In 2019, China enacted many new rules, raised their permit price and operators just passed them along to their clients. But the Nepal side is a bit of a mystery, especially from the local operators. My best guess is they saw they could charge more and not hurt business so they are. However, Nepali operators have always been willing to deal, so take their list prices as an opening bid.

This is the breakdown of current median prices by style and route.

You an easily see how much the prices have increased on both side, for all style:

  • ——————————Nepal 2020 Nepal 2021 % Inc. Tibet 2020 Tibet 2021 % Inc.

Nepali Guide Service—————–$38,000     $44,500   15%     $41,000  $42,500 3.5%
Foreign Guide S. w. Sherpa G.—$44,500     $46,000   3%             –             –           –
Foreign Guide S. w. Western G.–$69,000     $74,000   7%    $62,700  $74,200 17%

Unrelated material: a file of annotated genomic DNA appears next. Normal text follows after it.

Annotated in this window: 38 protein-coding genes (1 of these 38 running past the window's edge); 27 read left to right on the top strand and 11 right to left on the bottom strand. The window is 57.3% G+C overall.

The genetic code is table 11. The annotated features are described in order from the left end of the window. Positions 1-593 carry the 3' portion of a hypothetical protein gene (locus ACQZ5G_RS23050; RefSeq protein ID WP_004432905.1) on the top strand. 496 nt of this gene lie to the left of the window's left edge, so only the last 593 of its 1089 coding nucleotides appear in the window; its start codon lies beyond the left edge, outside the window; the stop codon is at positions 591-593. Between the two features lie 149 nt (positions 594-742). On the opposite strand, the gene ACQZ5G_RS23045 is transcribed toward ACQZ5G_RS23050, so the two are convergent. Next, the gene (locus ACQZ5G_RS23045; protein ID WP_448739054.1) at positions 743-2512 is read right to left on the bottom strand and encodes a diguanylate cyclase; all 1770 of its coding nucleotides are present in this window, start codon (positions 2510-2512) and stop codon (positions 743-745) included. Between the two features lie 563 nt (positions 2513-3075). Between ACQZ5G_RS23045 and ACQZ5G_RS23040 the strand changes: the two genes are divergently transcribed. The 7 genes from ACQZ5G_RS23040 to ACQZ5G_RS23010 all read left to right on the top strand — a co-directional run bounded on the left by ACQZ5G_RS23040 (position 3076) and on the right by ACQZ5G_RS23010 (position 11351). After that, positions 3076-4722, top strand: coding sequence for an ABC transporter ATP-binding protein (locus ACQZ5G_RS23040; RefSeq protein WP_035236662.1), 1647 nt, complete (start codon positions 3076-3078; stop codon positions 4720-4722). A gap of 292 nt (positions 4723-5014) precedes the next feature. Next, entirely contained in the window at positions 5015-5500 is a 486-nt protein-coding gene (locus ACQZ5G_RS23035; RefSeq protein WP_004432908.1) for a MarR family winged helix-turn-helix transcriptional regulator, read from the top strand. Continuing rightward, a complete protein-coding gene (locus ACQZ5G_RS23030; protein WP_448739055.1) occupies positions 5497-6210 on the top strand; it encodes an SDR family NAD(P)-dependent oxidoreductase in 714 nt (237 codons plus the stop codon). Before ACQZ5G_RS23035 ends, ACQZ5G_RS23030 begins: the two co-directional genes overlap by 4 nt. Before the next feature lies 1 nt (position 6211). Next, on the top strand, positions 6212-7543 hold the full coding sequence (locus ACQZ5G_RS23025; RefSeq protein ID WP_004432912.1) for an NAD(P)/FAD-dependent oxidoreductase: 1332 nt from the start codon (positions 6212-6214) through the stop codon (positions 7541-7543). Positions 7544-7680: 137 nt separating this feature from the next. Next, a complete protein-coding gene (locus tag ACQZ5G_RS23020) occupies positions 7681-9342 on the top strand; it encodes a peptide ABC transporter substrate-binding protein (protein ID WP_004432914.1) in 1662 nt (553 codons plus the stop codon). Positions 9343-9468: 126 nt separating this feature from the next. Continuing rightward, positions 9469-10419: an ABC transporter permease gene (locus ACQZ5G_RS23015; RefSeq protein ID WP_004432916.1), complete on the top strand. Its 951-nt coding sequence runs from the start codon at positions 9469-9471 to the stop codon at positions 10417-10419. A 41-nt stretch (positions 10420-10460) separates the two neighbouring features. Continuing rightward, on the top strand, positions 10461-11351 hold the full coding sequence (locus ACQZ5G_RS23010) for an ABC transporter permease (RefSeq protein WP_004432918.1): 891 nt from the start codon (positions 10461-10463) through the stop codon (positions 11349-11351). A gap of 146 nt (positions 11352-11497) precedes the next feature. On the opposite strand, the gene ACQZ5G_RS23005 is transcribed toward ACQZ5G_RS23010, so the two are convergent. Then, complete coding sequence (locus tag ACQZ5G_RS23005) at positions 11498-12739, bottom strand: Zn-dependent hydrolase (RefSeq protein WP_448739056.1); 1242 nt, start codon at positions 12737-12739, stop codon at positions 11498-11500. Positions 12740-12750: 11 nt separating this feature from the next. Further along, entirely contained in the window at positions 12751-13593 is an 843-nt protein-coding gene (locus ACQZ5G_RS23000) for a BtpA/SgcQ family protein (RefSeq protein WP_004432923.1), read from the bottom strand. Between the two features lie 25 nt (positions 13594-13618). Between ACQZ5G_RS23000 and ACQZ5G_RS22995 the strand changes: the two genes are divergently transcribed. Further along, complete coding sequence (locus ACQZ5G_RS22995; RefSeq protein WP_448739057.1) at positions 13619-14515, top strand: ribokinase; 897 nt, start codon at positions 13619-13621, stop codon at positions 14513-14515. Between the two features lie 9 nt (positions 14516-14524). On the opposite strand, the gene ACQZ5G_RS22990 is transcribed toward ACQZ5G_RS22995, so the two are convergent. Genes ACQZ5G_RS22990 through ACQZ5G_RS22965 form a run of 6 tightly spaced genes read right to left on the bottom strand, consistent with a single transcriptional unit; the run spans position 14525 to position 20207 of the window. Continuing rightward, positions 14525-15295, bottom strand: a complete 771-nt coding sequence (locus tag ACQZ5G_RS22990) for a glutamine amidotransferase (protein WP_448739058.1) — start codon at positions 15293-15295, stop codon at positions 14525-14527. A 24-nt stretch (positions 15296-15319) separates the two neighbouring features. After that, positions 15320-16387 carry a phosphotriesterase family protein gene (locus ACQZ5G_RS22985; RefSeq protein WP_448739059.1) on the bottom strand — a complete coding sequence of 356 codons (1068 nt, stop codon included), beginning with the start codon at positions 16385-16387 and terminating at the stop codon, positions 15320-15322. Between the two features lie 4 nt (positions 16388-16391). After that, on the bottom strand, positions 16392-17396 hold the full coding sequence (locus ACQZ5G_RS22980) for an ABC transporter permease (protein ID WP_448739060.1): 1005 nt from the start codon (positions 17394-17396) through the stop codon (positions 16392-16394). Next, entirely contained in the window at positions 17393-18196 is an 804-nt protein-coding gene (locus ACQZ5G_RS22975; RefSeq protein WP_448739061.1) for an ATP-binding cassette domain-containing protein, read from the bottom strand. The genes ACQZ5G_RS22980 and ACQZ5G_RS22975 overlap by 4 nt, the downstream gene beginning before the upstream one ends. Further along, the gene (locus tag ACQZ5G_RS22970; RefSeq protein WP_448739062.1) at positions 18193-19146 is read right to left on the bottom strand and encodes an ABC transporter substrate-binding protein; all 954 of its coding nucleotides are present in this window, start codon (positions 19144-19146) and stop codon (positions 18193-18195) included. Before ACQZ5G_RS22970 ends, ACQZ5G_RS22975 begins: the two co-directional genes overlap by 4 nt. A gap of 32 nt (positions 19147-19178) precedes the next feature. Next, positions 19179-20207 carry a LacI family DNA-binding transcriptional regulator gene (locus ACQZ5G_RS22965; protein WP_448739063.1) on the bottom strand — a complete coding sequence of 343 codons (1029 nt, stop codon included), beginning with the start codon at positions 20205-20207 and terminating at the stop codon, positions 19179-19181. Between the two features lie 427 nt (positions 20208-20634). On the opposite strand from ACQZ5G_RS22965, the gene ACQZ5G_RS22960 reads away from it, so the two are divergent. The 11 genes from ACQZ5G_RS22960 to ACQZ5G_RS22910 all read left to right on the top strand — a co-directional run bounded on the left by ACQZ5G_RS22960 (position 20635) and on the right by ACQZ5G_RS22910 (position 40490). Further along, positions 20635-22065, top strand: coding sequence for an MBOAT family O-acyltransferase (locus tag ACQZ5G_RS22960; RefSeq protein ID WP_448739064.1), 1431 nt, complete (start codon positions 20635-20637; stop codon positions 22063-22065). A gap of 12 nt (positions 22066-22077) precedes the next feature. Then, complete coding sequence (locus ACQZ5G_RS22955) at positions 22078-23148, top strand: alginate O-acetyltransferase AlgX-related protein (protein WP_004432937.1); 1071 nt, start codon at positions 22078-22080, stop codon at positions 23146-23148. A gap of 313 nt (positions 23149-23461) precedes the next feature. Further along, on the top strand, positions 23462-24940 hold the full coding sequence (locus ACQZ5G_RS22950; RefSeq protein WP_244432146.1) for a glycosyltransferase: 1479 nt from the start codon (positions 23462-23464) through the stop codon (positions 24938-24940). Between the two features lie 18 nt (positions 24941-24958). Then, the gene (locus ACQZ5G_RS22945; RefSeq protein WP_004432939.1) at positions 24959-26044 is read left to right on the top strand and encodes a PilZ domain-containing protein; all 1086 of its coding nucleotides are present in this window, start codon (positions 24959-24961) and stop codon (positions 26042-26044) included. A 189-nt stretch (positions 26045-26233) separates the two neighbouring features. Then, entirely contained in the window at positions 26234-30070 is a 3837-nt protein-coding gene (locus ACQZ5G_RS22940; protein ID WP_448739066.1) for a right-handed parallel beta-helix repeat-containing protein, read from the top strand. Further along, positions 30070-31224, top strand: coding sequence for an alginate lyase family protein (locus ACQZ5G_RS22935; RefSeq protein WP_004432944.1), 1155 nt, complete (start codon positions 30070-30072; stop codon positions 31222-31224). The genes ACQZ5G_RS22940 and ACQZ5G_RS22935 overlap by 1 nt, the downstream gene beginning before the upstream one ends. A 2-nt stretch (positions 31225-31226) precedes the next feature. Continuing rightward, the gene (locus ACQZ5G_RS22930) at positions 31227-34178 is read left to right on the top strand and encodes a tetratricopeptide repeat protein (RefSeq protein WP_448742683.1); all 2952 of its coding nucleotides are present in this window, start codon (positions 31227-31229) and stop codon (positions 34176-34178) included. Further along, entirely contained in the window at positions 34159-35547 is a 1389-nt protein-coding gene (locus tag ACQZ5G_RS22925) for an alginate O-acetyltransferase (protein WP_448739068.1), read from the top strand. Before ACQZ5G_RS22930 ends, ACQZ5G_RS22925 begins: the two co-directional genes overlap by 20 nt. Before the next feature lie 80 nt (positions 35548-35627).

As for safety, people die on both sides. Most of the deaths these days are due to inexperience and not who you selected as your guide. However, choosing a competent guide could save your life. The 11 deaths in 2019, tragically demonstrated what happens when inexperienced people go with unqualified guides.

Everest 2020 Review

The COVID pandemic shut down mountaineering worldwide. Almost all the Seven Summits saw zero visitors with the exception of Kilimanjaro and the Chinese side of Everest. There may have been a few other climbs here and there but nothing like in 2019.

Nepal and China “cooperated” to remeasure Everest and reported a revised height of 8848.86-meter/ 29,031.69291-feet, a 0.86-meters or 33.85827 inches higher! China sent a survey team to their side in 2020 along with a small national team. There were 28 summits.